The winners in the race for county school board will not be official for days, but one candidate already says that dirty campaigning could cost her a seat.
Diane Butler, who finished fourth in the contest for three seats, said campaign literature distributed by third-place finisher Allen Dyer was taken out of context and distributed without her permission.
"This is dirty politics," said Butler, who finished about 1,000 votes behind Dyer. "I was very nice with Allen, and this is how he repaid me."
The literature contained Butler's answer to a question about "Intelligent Design" that was included on a candidates survey. Butler said she completed the questionnaire early in the year for the group Democracy for Howard County.
"I was very new at what I was doing," Butler said. "I sent them quick answers. ... It is my own fault for not being savvy enough."
Butler said she cannot remember exactly what she wrote on the questionnaire. She has attempted to retrieve a copy of the answer she sent the group, but she said her computer has since been "fried."
The question from Democracy for Howard County was: "Do you support or oppose the teaching of creationism or what is called 'Intelligent Design' as part of the curriculum in county schools."
According to the group, Butler responded: "I believe 'Intelligent Design' should be taught as a different theory than 'Evolution.' In science we have many subjects that are taught theoretically, and I believe all sides should be offered to allow students to make up their own minds."
Butler objected because she thought the answer in Dyer's literature did not accurately reflect her views.
"I'm not a creationism-teaching, right-wing, voucher-slinging, home-schooling mom," she said.
When asked Thursday to describe her views, Butler said: "I think it is a religious doctrine. I think it is taught in Christian religion. It is not a curriculum that you need to teach in the classroom. But you can't teach history without teaching religion; it is a doctrine out there that people discuss."
County election officials said about 13,000 absentee ballots had yet to be counted and that results would not be official until Friday. Dyer said his campaign distributed about 2,000 pamphlets in the days before the election. Butler, who also finished fourth behind Dyer in the February primary, said his "negative campaign tactics" had a direct impact on Tuesday's vote.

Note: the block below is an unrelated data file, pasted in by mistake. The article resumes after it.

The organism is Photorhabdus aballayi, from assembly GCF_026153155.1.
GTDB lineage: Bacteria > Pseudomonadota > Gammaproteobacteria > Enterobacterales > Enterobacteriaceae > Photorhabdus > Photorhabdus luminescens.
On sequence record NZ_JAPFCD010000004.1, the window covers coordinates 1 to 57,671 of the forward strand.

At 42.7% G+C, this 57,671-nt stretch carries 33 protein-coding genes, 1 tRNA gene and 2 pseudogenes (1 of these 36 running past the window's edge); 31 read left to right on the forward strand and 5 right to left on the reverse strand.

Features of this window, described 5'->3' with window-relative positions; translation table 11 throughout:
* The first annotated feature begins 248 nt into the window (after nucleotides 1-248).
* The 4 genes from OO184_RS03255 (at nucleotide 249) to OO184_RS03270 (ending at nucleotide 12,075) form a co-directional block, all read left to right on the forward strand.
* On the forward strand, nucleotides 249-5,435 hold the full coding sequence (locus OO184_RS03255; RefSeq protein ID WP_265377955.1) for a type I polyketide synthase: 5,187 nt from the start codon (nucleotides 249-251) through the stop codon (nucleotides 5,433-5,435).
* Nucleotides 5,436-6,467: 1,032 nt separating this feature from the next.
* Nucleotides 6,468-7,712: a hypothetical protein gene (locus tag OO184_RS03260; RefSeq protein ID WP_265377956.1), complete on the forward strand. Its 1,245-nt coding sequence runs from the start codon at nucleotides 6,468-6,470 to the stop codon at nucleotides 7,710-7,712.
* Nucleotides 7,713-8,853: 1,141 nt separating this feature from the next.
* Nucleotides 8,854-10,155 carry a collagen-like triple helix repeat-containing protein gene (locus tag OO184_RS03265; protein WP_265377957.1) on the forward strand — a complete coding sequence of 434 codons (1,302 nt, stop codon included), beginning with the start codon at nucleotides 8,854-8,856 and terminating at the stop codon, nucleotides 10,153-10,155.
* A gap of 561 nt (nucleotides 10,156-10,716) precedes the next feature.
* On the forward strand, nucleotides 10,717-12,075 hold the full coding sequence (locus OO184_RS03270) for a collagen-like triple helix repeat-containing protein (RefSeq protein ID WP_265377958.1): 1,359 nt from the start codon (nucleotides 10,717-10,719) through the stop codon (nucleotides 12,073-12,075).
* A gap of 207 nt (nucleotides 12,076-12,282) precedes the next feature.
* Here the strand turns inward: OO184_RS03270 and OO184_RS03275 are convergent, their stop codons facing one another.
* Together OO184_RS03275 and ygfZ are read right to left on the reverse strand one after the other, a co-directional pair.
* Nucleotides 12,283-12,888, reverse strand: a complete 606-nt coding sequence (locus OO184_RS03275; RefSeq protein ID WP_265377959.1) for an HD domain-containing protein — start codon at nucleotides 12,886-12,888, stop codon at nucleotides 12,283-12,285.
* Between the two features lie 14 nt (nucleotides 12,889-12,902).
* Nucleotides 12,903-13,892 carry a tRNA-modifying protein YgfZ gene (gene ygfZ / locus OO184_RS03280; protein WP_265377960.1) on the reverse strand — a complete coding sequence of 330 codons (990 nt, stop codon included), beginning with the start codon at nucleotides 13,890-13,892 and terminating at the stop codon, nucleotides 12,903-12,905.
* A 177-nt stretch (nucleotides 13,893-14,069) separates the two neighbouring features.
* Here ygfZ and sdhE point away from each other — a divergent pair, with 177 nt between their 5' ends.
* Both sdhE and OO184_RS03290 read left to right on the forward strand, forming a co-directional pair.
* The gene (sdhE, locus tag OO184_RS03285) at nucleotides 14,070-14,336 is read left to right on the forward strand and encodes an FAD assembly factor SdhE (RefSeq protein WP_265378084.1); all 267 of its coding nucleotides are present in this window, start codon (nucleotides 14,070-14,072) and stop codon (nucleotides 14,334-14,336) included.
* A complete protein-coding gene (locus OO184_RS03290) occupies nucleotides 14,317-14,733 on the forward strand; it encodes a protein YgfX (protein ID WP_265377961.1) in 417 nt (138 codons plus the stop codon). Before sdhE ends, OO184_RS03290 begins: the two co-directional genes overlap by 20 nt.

"I had people calling my friends," she said. "I lost a lot of votes over it. I [might have] lost the election over it. I had more votes in the primary.
"I am not being sour grapes," said Butler, a community activist from Ellicott City. "I am upset that I have been maliciously maligned. He had no business using it."
"It is something that is very much fair game," the Ellicott City attorney said. "It was not edited. It was not taken out of context."
Dyer said he worked harder than Butler in the general election.
"I didn't see any [of her] campaign signs," Dyer said. "I didn't see anyone at the polls handing out Diane's literature. I worked. I worked hard. I worked pretty smart."
Dyer said he was approached by Democracy for Howard County a couple of months ago about passing out literature containing information about other board candidates' stances on issues. The group, which is affiliated with Democracy for America, the grass-roots organization that formed from Howard Dean's presidential campaign in 2004, endorsed Dyer and agreed to help with his campaign.
"I jumped at the chance," he said.
It is common for the group to offer support to candidates it endorses, said Dawn Popp, the organization's chairwoman. "We have no finances we can offer. What we can offer is boots-on-the-ground volunteers.
"It's crazy to think that this was a smear tactic," Popp said.
Dyer is no stranger to controversy. In 2000, he sued the school board in Circuit Court for what he said were violations of the state's Open Meetings Act. As a result, state legislation was passed to strengthen enforcement of the law.
Dyer also represented four residents who questioned potential water contamination and other environmental concerns associated with a 400-seat addition at Glenelg High School. An administrative judge ruled against Dyer's clients in that case.
Butler, vice president of the St. John's Lane Community Association after serving four years as president, has said that she wants to increase academic rigor in the classroom. Butler has said that she home-schools her daughter out of concern over the quality of county schools.
"She was more conservative than our group, certainly," Popp said when asking why her group did not endorse Butler.
Dyer acknowledged the guidance of several people who helped with his campaign, including Ken Stevens, a member of the Democracy for Howard County steering committee. Popp said she now considers Dyer a full member of the organization.
Butler said that if she is not elected to the board this time, she is unsure whether she will seek a position in the future. In the meantime, she has returned to her post with the St. John's Lane Community Association.
"I don't want it damaging my reputation," she said.
unofficial school board results
1. Janet Siddiqui: 56,521 (21.7 percent)
2. Ellen Flynn Giles: 52,412 (20.2)
3. Allen Dyer: 49,766 (19.2)
4. Diane Butler: 48,743 (18.7)
5. Betsy Grater: 31,707 (12.2)
6. Di Zou: 19,720 (7.6)
Total votes: 259,763
Write-in votes: 894 (less than 1 percent)
Source: Howard County Board of Elections